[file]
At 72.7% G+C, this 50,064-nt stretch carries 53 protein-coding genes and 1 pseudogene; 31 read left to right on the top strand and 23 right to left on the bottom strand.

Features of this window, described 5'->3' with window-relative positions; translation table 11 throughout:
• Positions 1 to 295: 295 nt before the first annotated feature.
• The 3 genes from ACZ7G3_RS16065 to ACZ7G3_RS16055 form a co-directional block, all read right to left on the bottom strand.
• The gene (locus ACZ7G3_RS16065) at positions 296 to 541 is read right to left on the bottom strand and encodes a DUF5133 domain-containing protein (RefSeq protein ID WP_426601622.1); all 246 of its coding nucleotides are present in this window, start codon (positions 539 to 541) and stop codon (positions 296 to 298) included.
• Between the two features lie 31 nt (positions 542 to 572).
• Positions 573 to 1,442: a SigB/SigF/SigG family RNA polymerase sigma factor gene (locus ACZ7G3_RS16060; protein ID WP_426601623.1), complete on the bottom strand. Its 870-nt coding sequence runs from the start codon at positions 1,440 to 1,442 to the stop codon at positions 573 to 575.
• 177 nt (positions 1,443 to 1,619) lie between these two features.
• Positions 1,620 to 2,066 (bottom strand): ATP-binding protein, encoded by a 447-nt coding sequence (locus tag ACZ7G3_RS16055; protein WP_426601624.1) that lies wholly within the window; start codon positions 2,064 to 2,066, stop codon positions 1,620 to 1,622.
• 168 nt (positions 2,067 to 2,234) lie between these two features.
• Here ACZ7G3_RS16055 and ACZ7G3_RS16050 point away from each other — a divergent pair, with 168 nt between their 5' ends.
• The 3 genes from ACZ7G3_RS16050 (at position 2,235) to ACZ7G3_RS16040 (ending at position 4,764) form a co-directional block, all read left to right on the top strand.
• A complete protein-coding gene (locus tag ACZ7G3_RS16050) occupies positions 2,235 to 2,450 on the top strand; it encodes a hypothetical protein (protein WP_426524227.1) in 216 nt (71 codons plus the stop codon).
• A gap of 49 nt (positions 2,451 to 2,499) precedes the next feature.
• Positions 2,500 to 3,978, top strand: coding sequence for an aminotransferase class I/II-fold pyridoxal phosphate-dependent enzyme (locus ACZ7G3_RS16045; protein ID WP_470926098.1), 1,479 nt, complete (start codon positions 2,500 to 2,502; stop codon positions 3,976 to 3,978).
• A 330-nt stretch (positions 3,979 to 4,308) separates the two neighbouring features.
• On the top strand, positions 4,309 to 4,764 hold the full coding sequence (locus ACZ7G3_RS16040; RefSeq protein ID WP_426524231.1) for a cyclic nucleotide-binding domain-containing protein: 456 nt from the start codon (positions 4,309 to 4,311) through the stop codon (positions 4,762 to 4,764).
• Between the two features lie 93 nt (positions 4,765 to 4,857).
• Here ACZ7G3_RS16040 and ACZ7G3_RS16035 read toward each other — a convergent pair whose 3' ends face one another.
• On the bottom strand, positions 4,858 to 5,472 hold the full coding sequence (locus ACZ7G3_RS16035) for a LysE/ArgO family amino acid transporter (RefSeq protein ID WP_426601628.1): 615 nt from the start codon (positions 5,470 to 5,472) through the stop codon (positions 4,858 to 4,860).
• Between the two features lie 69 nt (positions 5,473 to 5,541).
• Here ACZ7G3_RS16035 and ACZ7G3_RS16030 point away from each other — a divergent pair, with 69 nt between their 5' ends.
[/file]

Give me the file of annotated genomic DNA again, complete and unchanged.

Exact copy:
At 72.7% G+C, this 50,064-nt stretch carries 53 protein-coding genes and 1 pseudogene; 31 read left to right on the top strand and 23 right to left on the bottom strand.

Features of this window, described 5'->3' with window-relative positions; translation table 11 throughout:
• Positions 1 to 295: 295 nt before the first annotated feature.
• The 3 genes from ACZ7G3_RS16065 to ACZ7G3_RS16055 form a co-directional block, all read right to left on the bottom strand.
• The gene (locus ACZ7G3_RS16065) at positions 296 to 541 is read right to left on the bottom strand and encodes a DUF5133 domain-containing protein (RefSeq protein ID WP_426601622.1); all 246 of its coding nucleotides are present in this window, start codon (positions 539 to 541) and stop codon (positions 296 to 298) included.
• Between the two features lie 31 nt (positions 542 to 572).
• Positions 573 to 1,442: a SigB/SigF/SigG family RNA polymerase sigma factor gene (locus ACZ7G3_RS16060; protein ID WP_426601623.1), complete on the bottom strand. Its 870-nt coding sequence runs from the start codon at positions 1,440 to 1,442 to the stop codon at positions 573 to 575.
• 177 nt (positions 1,443 to 1,619) lie between these two features.
• Positions 1,620 to 2,066 (bottom strand): ATP-binding protein, encoded by a 447-nt coding sequence (locus tag ACZ7G3_RS16055; protein WP_426601624.1) that lies wholly within the window; start codon positions 2,064 to 2,066, stop codon positions 1,620 to 1,622.
• 168 nt (positions 2,067 to 2,234) lie between these two features.
• Here ACZ7G3_RS16055 and ACZ7G3_RS16050 point away from each other — a divergent pair, with 168 nt between their 5' ends.
• The 3 genes from ACZ7G3_RS16050 (at position 2,235) to ACZ7G3_RS16040 (ending at position 4,764) form a co-directional block, all read left to right on the top strand.
• A complete protein-coding gene (locus tag ACZ7G3_RS16050) occupies positions 2,235 to 2,450 on the top strand; it encodes a hypothetical protein (protein WP_426524227.1) in 216 nt (71 codons plus the stop codon).
• A gap of 49 nt (positions 2,451 to 2,499) precedes the next feature.
• Positions 2,500 to 3,978, top strand: coding sequence for an aminotransferase class I/II-fold pyridoxal phosphate-dependent enzyme (locus ACZ7G3_RS16045; protein ID WP_470926098.1), 1,479 nt, complete (start codon positions 2,500 to 2,502; stop codon positions 3,976 to 3,978).
• A 330-nt stretch (positions 3,979 to 4,308) separates the two neighbouring features.
• On the top strand, positions 4,309 to 4,764 hold the full coding sequence (locus ACZ7G3_RS16040; RefSeq protein ID WP_426524231.1) for a cyclic nucleotide-binding domain-containing protein: 456 nt from the start codon (positions 4,309 to 4,311) through the stop codon (positions 4,762 to 4,764).
• Between the two features lie 93 nt (positions 4,765 to 4,857).
• Here ACZ7G3_RS16040 and ACZ7G3_RS16035 read toward each other — a convergent pair whose 3' ends face one another.
• On the bottom strand, positions 4,858 to 5,472 hold the full coding sequence (locus ACZ7G3_RS16035) for a LysE/ArgO family amino acid transporter (RefSeq protein ID WP_426601628.1): 615 nt from the start codon (positions 5,470 to 5,472) through the stop codon (positions 4,858 to 4,860).
• Between the two features lie 69 nt (positions 5,473 to 5,541).
• Here ACZ7G3_RS16035 and ACZ7G3_RS16030 point away from each other — a divergent pair, with 69 nt between their 5' ends.